Why Is It Called Pride?
Learn the history of the word "pride" just in time for LGBTQIA+ Pride Month.
The LGBTQIA+ community has been fighting for decades to be seen and accepted. Today, the community uses the word “pride” to define several different aspects of what it means to be LGBTQIA+. From “pride” parades to “pride” groups, the word has become heavily associated with the queer community. To further understand its significance—and to celebrate the beginning of Pride Month—it’s time to learn the history of the word “pride” in the LGBTQIA+ community.
“Pride” was first associated with the LGBTQIA+ community’s fight for equal rights at the beginning of the 1970s with the Christopher Street Liberation Day March (named for Christopher Street, the road participants marched down in the West Village of New York City). Today, the march is called the Pride March or the Pride Parade. That’s because of bisexual activist Brenda Howard, bisexual activist Robert A. Martin, Jr. (known as Donny the Punk), and gay activist L. Craig Schoonmaker, who helped popularize the word “pride” to describe this yearly commemoration of the Stonewall Riots, which, in 1969, brought national attention to the issues that queer people were facing (and still face today).
Howard also proposed extending the daylong Christopher Street Liberation Day March into a week of activism and festivities. (This week would further be extended into the month-long celebration in June that we know as Pride Month.) Because of her contributions, Howard is often referred to as the “Mother of Pride.”
“We were going to create a number of events the same weekend as the march to bring in people out of town, and wanted to unite the events under a label. [The] first thought was ‘Gay Power,'” Schoonmaker told The Allusionist podcast in 2015. “I didn’t like that, so [I] proposed ‘gay pride.’ There’s very little chance for people in the world to have power. People did not have power then; even now, we only have some. But anyone can have pride in themselves, and that would make them happier as people, and produce the movement likely to produce change.”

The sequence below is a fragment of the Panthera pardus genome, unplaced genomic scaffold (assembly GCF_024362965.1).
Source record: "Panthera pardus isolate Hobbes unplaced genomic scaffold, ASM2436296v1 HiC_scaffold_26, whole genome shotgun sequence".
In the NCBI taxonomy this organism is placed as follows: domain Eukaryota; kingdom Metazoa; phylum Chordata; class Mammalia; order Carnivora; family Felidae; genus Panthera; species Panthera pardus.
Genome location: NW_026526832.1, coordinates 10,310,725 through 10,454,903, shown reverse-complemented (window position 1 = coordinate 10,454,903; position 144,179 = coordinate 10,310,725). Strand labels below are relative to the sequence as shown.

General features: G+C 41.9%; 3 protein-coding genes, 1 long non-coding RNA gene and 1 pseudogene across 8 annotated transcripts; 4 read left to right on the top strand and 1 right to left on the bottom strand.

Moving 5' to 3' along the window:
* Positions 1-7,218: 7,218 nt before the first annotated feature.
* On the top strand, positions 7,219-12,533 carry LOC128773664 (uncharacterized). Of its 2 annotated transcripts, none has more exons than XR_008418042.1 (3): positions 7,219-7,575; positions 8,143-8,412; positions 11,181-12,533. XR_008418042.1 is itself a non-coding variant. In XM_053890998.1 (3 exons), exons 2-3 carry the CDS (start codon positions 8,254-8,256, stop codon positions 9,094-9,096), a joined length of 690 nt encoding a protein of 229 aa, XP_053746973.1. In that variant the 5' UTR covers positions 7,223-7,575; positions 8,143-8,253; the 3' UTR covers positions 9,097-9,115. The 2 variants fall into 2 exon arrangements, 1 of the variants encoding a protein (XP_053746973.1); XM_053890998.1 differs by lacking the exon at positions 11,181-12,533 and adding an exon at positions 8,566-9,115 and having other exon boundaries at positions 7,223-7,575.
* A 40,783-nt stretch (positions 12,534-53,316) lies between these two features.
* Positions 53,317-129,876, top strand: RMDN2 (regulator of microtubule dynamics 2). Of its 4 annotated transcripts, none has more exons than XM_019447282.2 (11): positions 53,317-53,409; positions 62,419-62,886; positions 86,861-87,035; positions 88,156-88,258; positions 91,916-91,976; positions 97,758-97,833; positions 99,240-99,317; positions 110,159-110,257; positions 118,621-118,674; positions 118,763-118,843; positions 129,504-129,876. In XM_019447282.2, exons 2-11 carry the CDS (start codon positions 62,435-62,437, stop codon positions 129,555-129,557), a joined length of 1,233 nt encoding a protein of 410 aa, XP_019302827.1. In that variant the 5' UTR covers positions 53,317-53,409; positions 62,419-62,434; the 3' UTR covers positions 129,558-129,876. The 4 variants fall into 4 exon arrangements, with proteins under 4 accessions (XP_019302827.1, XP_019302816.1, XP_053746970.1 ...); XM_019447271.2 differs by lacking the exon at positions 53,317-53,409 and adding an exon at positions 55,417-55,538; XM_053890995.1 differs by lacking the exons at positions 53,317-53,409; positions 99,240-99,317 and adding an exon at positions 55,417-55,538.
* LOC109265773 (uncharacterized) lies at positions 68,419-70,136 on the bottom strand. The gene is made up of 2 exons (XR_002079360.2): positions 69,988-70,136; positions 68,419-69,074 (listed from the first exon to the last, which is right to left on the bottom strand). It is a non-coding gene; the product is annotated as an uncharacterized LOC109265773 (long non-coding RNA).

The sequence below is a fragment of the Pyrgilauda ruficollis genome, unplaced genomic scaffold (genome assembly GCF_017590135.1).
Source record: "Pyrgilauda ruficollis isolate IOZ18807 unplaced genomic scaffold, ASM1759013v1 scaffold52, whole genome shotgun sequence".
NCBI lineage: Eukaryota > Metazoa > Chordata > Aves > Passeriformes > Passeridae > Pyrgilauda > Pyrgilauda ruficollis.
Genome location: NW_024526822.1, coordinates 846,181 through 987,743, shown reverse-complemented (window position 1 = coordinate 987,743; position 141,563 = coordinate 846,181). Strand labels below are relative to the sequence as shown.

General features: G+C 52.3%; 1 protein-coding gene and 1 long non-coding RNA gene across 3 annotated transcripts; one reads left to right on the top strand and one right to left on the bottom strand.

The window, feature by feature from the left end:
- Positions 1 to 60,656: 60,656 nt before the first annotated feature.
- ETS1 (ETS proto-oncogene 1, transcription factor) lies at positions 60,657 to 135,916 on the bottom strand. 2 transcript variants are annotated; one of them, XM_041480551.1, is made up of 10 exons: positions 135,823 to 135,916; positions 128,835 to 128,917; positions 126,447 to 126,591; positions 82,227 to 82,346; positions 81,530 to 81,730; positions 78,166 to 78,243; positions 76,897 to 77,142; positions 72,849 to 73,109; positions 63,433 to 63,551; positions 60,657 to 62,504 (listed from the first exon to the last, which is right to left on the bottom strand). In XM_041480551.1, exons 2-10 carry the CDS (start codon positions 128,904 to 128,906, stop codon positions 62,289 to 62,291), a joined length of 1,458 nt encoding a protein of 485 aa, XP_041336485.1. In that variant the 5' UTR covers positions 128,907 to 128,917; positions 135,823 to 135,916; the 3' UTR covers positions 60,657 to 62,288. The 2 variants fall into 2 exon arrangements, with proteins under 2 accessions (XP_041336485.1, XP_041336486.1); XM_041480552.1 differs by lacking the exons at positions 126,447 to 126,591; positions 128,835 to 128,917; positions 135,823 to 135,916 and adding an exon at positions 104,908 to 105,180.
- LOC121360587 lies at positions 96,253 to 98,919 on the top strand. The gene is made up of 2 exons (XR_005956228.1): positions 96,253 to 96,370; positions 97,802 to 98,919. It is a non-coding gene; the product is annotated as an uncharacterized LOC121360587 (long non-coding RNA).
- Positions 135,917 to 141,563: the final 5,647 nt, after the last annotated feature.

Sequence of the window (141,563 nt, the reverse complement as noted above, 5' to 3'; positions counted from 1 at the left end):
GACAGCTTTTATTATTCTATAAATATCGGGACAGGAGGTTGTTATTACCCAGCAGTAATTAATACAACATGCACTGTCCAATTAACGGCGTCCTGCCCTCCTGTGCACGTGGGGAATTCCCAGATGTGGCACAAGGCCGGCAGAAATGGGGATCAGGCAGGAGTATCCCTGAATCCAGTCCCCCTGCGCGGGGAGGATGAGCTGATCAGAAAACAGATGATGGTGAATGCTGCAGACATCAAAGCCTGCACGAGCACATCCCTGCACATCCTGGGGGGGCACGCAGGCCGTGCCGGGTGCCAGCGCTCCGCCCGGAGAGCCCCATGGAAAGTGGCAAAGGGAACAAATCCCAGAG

By using the word “pride” to define celebrations of LGBTQIA+ expression, Schoonmaker, Howard, and Martin were attempting to defy the bigotry and hatred used against the LGBTQIA+ community and paint it as something worth celebrating. “A lot of people were very repressed. They were conflicted internally, and didn’t know how to come out and be proud,” Schoonmaker said. “That’s how the movement was most useful, because they thought, ‘Maybe I should be proud.’”
Schoonmaker told The Allusionist that during the first Pride March, which he estimates brought in 3,000 to 5,000 people, they were “chanting, things like ‘Gay is good,’ ‘Say it loud; I’m gay and I’m proud.'” He added that it was the first time LGBTQIA+ people “were able to acknowledge themselves and be able to be out in public.”
“Pride” became further associated with the LGBTQIA+ community thanks to former President Bill Clinton. In 1999, he became the first president to formally recognize Pride Month when he issued Proclamation No. 7203, declaring that the LGBTQIA+ community and its allies would “celebrate the anniversary of Stonewall every June in America as Gay and Lesbian Pride Month.” Subsequently, former President Barack Obama also issued a proclamation in 2009 declaring June LGBTQIA+ Pride Month, according to the Library of Congress.
Schoonmaker said the word “pride” is still absolutely necessary for the queer community today. “It makes people more self-assertive. That’s what really is going to make the change in people’s lives: when they assert their rights to marry, they assert their right to be known, they assert their right to employment,” he told The Allusionist. “We certainly hoped it would catch on—not as a slogan so much as an understanding that people should be proud and not ashamed.” And for more facts about the history of America, discover Why We Celebrate Black History Month in February.
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